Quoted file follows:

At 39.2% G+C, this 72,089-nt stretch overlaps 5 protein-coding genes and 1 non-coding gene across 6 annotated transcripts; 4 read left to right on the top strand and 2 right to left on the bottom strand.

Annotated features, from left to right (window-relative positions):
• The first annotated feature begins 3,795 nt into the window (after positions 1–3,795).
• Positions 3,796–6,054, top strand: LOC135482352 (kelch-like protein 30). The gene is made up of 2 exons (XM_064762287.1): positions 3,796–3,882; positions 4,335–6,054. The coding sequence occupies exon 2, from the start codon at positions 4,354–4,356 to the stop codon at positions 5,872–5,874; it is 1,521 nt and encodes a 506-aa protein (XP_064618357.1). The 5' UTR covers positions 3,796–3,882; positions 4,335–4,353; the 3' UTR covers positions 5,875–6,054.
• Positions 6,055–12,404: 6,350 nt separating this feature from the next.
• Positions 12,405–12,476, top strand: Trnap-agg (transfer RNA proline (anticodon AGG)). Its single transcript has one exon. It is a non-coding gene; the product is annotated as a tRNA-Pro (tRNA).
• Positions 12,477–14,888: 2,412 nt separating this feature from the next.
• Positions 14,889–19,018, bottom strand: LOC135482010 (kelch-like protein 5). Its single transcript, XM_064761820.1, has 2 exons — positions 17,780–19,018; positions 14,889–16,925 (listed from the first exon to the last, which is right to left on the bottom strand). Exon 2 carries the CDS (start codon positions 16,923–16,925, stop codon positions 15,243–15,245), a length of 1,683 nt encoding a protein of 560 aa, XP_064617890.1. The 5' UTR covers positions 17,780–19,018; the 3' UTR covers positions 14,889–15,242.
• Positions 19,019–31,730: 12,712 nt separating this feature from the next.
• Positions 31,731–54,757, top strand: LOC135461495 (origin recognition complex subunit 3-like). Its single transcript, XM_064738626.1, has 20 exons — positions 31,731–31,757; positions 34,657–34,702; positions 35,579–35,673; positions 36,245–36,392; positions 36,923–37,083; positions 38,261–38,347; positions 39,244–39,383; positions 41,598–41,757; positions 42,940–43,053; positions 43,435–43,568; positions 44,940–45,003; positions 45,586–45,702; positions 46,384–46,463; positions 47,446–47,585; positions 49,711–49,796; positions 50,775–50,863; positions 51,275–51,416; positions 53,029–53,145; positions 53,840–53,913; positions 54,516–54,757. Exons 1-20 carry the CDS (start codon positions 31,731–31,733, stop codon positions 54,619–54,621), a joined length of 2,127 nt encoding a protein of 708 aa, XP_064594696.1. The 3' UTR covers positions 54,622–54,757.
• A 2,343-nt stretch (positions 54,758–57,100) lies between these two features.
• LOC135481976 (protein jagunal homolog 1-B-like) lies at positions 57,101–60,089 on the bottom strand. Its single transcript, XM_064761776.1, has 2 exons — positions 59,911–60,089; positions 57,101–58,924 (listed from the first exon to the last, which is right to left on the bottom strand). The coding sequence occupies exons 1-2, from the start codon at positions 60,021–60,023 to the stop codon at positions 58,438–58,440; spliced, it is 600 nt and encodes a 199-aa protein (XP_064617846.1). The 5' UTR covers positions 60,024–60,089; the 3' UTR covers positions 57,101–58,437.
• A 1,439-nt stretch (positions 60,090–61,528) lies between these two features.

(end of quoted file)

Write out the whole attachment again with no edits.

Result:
At 39.2% G+C, this 72,089-nt stretch overlaps 5 protein-coding genes and 1 non-coding gene across 6 annotated transcripts; 4 read left to right on the top strand and 2 right to left on the bottom strand.

Annotated features, from left to right (window-relative positions):
• The first annotated feature begins 3,795 nt into the window (after positions 1–3,795).
• Positions 3,796–6,054, top strand: LOC135482352 (kelch-like protein 30). The gene is made up of 2 exons (XM_064762287.1): positions 3,796–3,882; positions 4,335–6,054. The coding sequence occupies exon 2, from the start codon at positions 4,354–4,356 to the stop codon at positions 5,872–5,874; it is 1,521 nt and encodes a 506-aa protein (XP_064618357.1). The 5' UTR covers positions 3,796–3,882; positions 4,335–4,353; the 3' UTR covers positions 5,875–6,054.
• Positions 6,055–12,404: 6,350 nt separating this feature from the next.
• Positions 12,405–12,476, top strand: Trnap-agg (transfer RNA proline (anticodon AGG)). Its single transcript has one exon. It is a non-coding gene; the product is annotated as a tRNA-Pro (tRNA).
• Positions 12,477–14,888: 2,412 nt separating this feature from the next.
• Positions 14,889–19,018, bottom strand: LOC135482010 (kelch-like protein 5). Its single transcript, XM_064761820.1, has 2 exons — positions 17,780–19,018; positions 14,889–16,925 (listed from the first exon to the last, which is right to left on the bottom strand). Exon 2 carries the CDS (start codon positions 16,923–16,925, stop codon positions 15,243–15,245), a length of 1,683 nt encoding a protein of 560 aa, XP_064617890.1. The 5' UTR covers positions 17,780–19,018; the 3' UTR covers positions 14,889–15,242.
• Positions 19,019–31,730: 12,712 nt separating this feature from the next.
• Positions 31,731–54,757, top strand: LOC135461495 (origin recognition complex subunit 3-like). Its single transcript, XM_064738626.1, has 20 exons — positions 31,731–31,757; positions 34,657–34,702; positions 35,579–35,673; positions 36,245–36,392; positions 36,923–37,083; positions 38,261–38,347; positions 39,244–39,383; positions 41,598–41,757; positions 42,940–43,053; positions 43,435–43,568; positions 44,940–45,003; positions 45,586–45,702; positions 46,384–46,463; positions 47,446–47,585; positions 49,711–49,796; positions 50,775–50,863; positions 51,275–51,416; positions 53,029–53,145; positions 53,840–53,913; positions 54,516–54,757. Exons 1-20 carry the CDS (start codon positions 31,731–31,733, stop codon positions 54,619–54,621), a joined length of 2,127 nt encoding a protein of 708 aa, XP_064594696.1. The 3' UTR covers positions 54,622–54,757.
• A 2,343-nt stretch (positions 54,758–57,100) lies between these two features.
• LOC135481976 (protein jagunal homolog 1-B-like) lies at positions 57,101–60,089 on the bottom strand. Its single transcript, XM_064761776.1, has 2 exons — positions 59,911–60,089; positions 57,101–58,924 (listed from the first exon to the last, which is right to left on the bottom strand). The coding sequence occupies exons 1-2, from the start codon at positions 60,021–60,023 to the stop codon at positions 58,438–58,440; spliced, it is 600 nt and encodes a 199-aa protein (XP_064617846.1). The 5' UTR covers positions 60,024–60,089; the 3' UTR covers positions 57,101–58,437.
• A 1,439-nt stretch (positions 60,090–61,528) lies between these two features.